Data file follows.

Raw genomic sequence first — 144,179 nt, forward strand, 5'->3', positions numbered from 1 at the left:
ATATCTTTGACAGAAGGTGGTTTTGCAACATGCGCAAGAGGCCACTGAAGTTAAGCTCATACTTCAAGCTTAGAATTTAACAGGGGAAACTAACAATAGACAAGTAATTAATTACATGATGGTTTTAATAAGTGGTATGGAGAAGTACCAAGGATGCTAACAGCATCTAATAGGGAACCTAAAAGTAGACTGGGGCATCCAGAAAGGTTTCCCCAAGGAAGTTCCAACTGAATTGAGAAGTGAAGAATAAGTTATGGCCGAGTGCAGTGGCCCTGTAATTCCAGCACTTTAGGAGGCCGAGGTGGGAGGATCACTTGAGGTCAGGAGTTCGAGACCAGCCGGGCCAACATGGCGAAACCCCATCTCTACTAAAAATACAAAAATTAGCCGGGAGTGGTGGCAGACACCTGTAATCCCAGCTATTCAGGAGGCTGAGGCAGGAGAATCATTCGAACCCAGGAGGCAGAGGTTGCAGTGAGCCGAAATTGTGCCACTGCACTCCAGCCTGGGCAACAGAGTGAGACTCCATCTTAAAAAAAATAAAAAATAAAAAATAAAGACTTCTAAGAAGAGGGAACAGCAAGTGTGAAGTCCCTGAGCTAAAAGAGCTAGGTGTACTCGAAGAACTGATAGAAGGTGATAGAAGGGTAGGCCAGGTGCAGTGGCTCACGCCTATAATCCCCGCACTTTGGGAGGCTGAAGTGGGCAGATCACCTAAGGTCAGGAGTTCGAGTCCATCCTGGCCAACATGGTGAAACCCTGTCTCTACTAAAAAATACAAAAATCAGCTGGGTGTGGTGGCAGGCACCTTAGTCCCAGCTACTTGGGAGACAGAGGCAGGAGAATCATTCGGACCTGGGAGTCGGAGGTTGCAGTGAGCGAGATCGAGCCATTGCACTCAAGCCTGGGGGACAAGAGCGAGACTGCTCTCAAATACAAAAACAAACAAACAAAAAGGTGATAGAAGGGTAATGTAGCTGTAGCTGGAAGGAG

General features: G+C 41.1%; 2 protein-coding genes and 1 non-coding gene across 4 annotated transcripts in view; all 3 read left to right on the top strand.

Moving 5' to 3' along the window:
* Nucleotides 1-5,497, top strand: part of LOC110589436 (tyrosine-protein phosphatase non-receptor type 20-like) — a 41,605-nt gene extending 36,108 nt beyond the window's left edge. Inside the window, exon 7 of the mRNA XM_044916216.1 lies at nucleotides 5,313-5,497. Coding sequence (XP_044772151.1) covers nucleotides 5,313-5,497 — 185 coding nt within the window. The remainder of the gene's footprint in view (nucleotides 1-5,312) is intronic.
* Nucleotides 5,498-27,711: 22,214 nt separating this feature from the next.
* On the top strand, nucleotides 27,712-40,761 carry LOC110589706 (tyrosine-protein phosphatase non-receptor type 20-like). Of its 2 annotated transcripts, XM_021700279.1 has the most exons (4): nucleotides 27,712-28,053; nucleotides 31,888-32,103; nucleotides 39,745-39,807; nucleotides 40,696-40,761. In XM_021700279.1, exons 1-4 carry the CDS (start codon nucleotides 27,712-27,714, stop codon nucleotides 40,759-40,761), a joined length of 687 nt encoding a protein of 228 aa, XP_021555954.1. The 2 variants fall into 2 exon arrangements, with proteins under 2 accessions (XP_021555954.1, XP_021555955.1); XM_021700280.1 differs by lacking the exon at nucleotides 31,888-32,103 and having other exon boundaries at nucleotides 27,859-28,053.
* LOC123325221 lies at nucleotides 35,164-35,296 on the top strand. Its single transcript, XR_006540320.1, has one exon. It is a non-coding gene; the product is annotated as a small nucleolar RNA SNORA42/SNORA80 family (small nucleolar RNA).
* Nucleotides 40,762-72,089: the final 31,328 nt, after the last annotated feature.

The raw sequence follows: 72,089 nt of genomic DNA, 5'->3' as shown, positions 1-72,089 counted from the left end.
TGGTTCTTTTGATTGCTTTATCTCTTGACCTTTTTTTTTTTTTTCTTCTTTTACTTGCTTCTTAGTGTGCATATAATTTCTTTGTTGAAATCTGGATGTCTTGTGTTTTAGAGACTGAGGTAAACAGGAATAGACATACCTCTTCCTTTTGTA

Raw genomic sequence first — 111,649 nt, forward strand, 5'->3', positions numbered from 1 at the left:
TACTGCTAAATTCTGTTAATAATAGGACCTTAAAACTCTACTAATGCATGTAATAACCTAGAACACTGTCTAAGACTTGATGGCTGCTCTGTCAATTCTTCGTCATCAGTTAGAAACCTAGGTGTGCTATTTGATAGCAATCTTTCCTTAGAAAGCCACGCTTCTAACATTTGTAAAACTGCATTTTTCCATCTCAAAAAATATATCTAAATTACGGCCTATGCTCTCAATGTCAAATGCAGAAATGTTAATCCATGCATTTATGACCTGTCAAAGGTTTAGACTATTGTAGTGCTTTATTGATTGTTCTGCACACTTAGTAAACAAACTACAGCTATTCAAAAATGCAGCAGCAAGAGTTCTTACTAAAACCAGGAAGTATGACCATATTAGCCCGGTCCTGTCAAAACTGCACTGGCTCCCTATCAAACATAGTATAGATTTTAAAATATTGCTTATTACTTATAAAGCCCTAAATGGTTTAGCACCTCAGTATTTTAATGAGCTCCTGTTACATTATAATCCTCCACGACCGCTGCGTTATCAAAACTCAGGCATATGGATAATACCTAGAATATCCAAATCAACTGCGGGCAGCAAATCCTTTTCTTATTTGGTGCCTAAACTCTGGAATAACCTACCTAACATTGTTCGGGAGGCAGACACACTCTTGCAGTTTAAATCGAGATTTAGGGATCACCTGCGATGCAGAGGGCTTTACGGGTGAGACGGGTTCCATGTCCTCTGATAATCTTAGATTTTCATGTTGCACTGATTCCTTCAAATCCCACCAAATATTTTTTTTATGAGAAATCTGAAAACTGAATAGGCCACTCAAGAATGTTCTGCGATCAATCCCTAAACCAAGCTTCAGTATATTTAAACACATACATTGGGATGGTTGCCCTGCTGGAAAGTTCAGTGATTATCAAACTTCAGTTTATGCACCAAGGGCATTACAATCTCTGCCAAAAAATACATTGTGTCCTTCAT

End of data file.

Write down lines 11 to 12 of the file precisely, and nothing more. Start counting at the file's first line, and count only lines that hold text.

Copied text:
TGGTTCTTTTGATTGCTTTATCTCTTGACCTTTTTTTTTTTTTTCTTCTTTTACTTGCTTCTTAGTGTGCATATAATTTCTTTGTTGAAATCTGGATGTCTTGTGTTTTAGAGACTGAGGTAAACAGGAATAGACATACCTCTTCCTTTTGTA

Raw genomic sequence first — 111,649 nt, forward strand, 5'->3', positions numbered from 1 at the left: